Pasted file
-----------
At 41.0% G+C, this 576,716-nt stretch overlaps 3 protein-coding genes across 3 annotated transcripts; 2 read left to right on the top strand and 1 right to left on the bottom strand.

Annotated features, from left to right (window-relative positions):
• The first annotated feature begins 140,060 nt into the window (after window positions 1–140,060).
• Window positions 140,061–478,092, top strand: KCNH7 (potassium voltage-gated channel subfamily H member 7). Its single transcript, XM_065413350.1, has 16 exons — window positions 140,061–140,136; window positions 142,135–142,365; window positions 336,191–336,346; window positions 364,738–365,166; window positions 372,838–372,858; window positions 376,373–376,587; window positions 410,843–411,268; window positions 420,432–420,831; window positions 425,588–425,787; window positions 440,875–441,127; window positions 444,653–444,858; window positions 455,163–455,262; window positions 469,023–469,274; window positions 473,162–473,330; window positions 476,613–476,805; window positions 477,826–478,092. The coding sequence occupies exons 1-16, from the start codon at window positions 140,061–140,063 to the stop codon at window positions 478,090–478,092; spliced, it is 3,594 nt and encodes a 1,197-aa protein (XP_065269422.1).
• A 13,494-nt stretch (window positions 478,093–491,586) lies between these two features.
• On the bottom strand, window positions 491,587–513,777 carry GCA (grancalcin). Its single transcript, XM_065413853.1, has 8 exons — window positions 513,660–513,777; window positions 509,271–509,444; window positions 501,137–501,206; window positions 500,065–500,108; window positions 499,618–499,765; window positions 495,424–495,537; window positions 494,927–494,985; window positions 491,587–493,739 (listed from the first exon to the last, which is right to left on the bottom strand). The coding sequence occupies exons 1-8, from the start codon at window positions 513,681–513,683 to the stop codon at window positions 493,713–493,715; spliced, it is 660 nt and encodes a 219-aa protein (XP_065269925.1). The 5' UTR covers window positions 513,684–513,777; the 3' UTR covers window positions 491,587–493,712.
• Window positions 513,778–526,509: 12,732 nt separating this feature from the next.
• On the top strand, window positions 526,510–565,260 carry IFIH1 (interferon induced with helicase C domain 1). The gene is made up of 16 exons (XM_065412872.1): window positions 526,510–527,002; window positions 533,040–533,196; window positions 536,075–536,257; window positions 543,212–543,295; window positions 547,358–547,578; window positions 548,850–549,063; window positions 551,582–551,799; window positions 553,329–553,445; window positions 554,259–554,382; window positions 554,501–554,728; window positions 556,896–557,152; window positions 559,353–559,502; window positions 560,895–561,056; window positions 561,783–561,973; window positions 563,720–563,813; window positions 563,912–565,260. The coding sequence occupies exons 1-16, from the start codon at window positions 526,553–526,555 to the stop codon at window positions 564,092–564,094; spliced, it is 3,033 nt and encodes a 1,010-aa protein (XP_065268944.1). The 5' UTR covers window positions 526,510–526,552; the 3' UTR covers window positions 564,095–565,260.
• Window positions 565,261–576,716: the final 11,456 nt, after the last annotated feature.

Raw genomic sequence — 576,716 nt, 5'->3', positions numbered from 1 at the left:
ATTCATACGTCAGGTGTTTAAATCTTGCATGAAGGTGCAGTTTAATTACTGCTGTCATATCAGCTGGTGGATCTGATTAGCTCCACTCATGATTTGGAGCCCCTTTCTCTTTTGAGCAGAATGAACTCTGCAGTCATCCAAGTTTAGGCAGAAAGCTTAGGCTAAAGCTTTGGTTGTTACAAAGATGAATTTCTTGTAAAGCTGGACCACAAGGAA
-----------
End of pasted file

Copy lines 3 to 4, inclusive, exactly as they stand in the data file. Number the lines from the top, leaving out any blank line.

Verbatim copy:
• The first annotated feature begins 140,060 nt into the window (after window positions 1–140,060).
• Window positions 140,061–478,092, top strand: KCNH7 (potassium voltage-gated channel subfamily H member 7). Its single transcript, XM_065413350.1, has 16 exons — window positions 140,061–140,136; window positions 142,135–142,365; window positions 336,191–336,346; window positions 364,738–365,166; window positions 372,838–372,858; window positions 376,373–376,587; window positions 410,843–411,268; window positions 420,432–420,831; window positions 425,588–425,787; window positions 440,875–441,127; window positions 444,653–444,858; window positions 455,163–455,262; window positions 469,023–469,274; window positions 473,162–473,330; window positions 476,613–476,805; window positions 477,826–478,092. The coding sequence occupies exons 1-16, from the start codon at window positions 140,061–140,063 to the stop codon at window positions 478,090–478,092; spliced, it is 3,594 nt and encodes a 1,197-aa protein (XP_065269422.1).